Sunday, September 21, 2014

Mineral Wool on Green Roofs

Green Roof Innovation

Green Roof Innovation?

Mineral Wool on Green Roofs – Chance or Challenge? 

Green Roof Technology Reveals Latest Study about Mineral Wool on Living Roofs

Since their first commercial production in 1871 (Georgmarienhütte, Germany), mineral wool found its way in many applications like thermal insulation andsoundproofing. Mineral wool, mineral fibers are typically referred to synthetic materials like fiber glass, ceramic fibers and stone or rock wool
Two main types of mineral wools are on the market – water repellent (Hydrophobic) and water adsorbent (Hydrophilic). For horticultural purposes, only the hydrophilic type is useful. Many patents were granted for simple Hydroponic systems or the germination of seeds with mineral wool in the early 80’s.

In modern green roof technology the first green roof systems came on the market around 1985 in Germany at a time as the German green roof industry gained tremendous momentum. As a lightweight solution with high water retention, mineral wool seemed an ideal material. The higher costs and the higher carbon footprint - comparing to lightweight aggregates – were argued with easier installation and higher water retention.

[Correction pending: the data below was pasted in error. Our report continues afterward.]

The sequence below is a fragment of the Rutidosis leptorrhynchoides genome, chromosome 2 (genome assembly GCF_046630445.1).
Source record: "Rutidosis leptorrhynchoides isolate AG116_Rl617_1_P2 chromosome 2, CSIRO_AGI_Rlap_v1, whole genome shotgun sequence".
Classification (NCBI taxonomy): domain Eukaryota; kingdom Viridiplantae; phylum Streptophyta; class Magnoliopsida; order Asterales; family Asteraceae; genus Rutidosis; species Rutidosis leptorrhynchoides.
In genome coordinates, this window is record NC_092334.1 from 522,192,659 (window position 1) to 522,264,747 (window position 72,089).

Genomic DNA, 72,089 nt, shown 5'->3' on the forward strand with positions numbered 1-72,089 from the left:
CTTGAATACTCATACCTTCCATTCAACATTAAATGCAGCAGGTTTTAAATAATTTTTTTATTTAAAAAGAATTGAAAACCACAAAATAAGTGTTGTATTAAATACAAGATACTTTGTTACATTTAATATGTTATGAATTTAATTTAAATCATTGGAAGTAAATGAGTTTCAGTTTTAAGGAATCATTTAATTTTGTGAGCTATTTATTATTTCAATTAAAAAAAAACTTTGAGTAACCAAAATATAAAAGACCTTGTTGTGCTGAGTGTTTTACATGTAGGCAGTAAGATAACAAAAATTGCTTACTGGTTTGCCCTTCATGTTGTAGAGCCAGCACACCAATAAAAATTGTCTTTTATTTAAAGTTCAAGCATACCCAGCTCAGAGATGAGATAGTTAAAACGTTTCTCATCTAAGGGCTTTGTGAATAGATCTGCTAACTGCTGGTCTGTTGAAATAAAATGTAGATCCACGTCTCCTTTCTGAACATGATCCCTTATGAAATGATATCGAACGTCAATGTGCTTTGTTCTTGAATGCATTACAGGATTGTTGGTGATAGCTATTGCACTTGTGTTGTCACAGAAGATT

Extensive research over more than 5 years at the University of Geisenheim and on numerous buildings confirmed the high water retention properties. However, in the mid-run these tests also revealed that the performance and the health of the vegetation were far below conventional green roof systems with standardize green roof components. Mineral wool manufacturers and green roof system suppliers stepped away from the idea of using mineral wool as a growing component for green roofs.

“Today we can see a revival of mineral wools in the green roof industry,” says Jorg Breuning, CEO, Green Roof Service LLC,” in countries with hardly any green roof experience, mineral wool is getting rather popular with potentially fatal results in the mid and long-run.”

Especially in the United States, the market is growing rapidly for mineral wools on green roofs, disregarding existing studies and without extensive long-term tests. It isn’t even proven whether certain fibers can cause health problems, leach out chemicals or whether these components can be recycled when the green roof doesn’t perform anymore.

In 2012, the lack of performance of mineral wool as a vegetation carrier resulted in a major green roof restoration at Amsterdam International Airport. 90,000 square foot of green roof – built with mineral wool - had been taken off and replaced by a standardized green roof system. At this point, this was the largest green roof restoration in the history of mineral wool on green roofs. Costs that could have been avoided.

Doing it right in the first place.

Only Natives on Green Roofs?